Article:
Duo has come long way since opening last year at Double-A
By August Fagerstrom
CLEVELAND -- Francisco Lindor and Cody Anderson began last season as teammates at Double-A Akron. At the time, Anderson had an ERA that started with a five. And Lindor wasn't a home run hitter. My, how things have changed.
A two-run homer by Lindor and seven shutout innings from Anderson helped lead the Indians to a 10-2 victory in the nightcap of Wednesday's doubleheader against Minnesota. The homer was the 12th of Lindor's abbreviated rookie season. Anderson improved to 7-3 and lowered his ERA to 3.05.
"That's pretty much what we dream about, coming up through the system and making our debuts together and playing together for a long time," Lindor said. "I think Cody's doing an amazing job, and you guys saw that tonight."
Both players have not only reaffirmed their prospect status with their play this season, but exceeded expectations in unexpected areas.
"The player-development people know that he has pop in his bat," Francona said of Lindor's power. "I think I've always been a little bit trying to refrain from talking about it, because I know last year when he went to Triple-A, he hit some early and then his swing got long. But, here, you've seen him hit the ball the opposite way, hit both for power and for base hits. So, he hasn't fallen into that. There's been a couple games where he's got a little bit long, but not very often."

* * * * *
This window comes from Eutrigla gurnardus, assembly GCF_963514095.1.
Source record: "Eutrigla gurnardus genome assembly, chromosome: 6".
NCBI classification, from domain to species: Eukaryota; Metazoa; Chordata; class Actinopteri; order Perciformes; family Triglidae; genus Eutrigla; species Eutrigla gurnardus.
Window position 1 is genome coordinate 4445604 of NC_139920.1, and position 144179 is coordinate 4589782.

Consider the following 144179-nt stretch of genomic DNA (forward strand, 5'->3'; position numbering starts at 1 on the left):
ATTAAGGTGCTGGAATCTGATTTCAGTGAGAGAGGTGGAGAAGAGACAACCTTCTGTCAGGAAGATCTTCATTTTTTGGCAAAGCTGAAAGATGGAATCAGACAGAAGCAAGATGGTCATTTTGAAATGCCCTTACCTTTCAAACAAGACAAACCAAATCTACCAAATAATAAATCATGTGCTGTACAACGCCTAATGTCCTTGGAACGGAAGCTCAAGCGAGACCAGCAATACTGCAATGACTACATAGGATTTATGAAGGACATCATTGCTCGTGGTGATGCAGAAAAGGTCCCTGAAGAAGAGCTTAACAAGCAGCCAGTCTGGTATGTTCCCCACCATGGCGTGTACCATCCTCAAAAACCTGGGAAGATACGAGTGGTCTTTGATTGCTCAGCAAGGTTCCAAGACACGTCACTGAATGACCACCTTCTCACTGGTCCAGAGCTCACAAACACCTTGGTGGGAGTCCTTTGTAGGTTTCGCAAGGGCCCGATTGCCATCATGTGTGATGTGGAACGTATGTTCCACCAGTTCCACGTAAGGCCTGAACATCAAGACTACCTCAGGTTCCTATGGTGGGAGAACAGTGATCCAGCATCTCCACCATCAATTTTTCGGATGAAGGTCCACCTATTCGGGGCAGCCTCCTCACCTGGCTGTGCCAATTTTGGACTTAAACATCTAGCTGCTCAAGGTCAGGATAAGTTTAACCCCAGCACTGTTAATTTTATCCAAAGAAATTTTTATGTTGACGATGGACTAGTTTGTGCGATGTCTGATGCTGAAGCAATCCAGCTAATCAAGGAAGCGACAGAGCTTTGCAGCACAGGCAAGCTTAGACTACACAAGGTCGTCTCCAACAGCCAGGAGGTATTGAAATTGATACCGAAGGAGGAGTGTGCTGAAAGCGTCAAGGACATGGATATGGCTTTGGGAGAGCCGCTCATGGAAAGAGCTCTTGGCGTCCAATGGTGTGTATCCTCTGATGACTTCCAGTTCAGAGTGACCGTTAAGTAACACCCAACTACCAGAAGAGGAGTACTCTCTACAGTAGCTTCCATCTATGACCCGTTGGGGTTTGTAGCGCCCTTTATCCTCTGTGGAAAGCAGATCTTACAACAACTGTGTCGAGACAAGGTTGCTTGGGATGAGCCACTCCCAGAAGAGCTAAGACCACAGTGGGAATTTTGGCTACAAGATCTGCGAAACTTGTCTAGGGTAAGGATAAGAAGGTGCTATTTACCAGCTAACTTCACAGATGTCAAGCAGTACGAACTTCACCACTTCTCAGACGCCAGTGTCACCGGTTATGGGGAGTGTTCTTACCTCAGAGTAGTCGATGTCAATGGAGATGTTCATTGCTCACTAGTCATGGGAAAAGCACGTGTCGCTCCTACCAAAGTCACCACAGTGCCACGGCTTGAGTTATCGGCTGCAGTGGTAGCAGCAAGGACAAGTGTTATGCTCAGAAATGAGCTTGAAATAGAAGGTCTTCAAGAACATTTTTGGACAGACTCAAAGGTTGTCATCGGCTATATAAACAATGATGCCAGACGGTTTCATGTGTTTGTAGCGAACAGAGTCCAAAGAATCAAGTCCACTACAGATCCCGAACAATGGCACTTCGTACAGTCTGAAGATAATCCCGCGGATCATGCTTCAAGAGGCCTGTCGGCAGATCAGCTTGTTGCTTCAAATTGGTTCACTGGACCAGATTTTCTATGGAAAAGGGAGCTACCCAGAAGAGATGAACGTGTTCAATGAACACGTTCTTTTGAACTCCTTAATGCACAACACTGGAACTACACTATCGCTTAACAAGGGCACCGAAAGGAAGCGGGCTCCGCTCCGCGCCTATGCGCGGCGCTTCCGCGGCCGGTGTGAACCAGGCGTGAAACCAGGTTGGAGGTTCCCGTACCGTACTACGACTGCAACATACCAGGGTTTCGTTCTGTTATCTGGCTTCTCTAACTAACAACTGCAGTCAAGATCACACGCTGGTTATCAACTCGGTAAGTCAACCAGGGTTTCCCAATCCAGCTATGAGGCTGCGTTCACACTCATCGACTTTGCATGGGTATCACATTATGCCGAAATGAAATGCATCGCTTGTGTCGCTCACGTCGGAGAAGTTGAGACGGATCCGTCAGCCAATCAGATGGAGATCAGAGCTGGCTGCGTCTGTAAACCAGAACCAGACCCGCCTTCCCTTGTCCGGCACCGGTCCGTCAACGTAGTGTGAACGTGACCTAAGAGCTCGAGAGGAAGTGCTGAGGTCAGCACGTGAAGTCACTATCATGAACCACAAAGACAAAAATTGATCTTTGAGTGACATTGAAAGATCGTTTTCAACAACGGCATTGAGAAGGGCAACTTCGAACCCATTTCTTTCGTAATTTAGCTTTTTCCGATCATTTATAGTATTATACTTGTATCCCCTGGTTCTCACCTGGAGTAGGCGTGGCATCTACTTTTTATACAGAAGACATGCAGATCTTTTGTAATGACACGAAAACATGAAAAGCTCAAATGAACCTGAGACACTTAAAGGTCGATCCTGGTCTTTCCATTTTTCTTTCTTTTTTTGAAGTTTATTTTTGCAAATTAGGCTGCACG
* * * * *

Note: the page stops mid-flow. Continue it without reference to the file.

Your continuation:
For Lindor, it's the power. For Anderson, it's the ability to get hitters out without blowing them away.
"You can't make too many mistakes if you don't throw like [teammates Danny] Salazar or [Carlos] Carrasco, have fastballs like those guys," Anderson said. "You try to keep the ball out of the middle of the plate and ultimately, hopefully, you'll just have success."
Watching from the bench Wednesday with a shoulder injury was fellow rookie Giovanny Urshela, who was also a teammate of the duo to begin the season at Akron last year. For all three, the climb to the Majors, and their success once getting there, is nothing short of a storybook tale.
"It's incredible," Anderson said. "I've played with those guys coming up through the system. Being able to turn around and seeing those guys behind you, it's pretty neat to be able to do that."
August Fagerstrom is an associate reporter for MLB.com. This story was not subject to the approval of Major League Baseball or its clubs.